Fritts, T.H. and G.H. Rodda. unknownyear. Invasions of the brown tree snake. http://ace1.ma.utexas.edu/users/davis/375/LECTURES/L24/snake3.pdf accessed 18 January 2011.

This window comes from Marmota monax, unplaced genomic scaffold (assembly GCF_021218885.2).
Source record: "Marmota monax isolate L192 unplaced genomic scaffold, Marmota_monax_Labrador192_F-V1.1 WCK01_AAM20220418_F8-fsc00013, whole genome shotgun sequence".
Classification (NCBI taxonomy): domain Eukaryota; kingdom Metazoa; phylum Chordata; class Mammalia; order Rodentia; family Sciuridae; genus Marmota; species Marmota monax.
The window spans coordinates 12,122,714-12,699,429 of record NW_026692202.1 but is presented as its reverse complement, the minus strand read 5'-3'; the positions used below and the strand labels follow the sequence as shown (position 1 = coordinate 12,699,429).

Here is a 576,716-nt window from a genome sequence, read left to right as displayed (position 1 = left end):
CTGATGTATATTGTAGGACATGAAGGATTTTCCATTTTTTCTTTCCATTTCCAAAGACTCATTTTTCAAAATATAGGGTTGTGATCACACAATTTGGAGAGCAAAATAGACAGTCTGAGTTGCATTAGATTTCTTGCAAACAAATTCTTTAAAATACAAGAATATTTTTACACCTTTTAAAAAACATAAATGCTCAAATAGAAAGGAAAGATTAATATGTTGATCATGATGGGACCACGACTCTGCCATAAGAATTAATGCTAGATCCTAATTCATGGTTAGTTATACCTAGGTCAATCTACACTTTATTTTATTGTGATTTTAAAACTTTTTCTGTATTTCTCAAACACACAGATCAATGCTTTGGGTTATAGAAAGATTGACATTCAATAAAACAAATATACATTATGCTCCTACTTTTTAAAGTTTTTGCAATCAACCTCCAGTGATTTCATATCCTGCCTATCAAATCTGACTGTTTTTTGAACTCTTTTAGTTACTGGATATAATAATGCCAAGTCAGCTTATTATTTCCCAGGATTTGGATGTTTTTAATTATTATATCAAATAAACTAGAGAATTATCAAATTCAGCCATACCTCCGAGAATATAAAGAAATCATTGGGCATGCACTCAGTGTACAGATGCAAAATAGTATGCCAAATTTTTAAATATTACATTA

Around 1950, populations of the brown tree snake (Boiga irregularis) were introduced on Guam, a previously snake-free island. This introduction was the result of post-World War II traffic carrying military materials from the South Pacific region (Savidge 1987; Rodda et al. 1992). It resulted in major ecological changes and the loss of several bird and lizard species from the island starting in the 1970s and extending to the late 1980s. The severity of ecological damages resulting from this introduced snake may have been increased by the presence of other nonindigenous species, which served as alternative prey as native species declined. The brown tree snake dispersed throughout Guam in the 1950s, 1960s, and 1970s, reaching high populations that resulted in devastating levels of predation on most native and introduced vertebrates (Savidge 1987; Engbring and Fritts 1988; Rodda et al. 1992). At the peak of the snake's irruption on Guam, densities probably exceeded 100 snakes/ha (40 snakes/acre), but following depletion of many of Guam's birds and mammals, snake densities appear to have fallen to 20-50 snakes/ha (8-20 snakes/acre; Rodda et al. 1992). In the face of the loss of native forest birds and drastic reductions in other bird, mammal, and reptile species, the snake subsisted on smaller lizard prey and on introduced species, including lizards (Hemidactylus frenatus and Carlia cf. fusca), domestic poultry and cage birds, rodents (Rattus spp. and Mus musculus), house shrews (Suncus murinus), Eurasian tree sparrows (Passer montanus), and Javanese turtle doves (Streptopelia bitorquata). Thus, the reduction of snake densities that might have been expected after the loss of native prey species was limited because the snake could subsist on alternative introduced prey.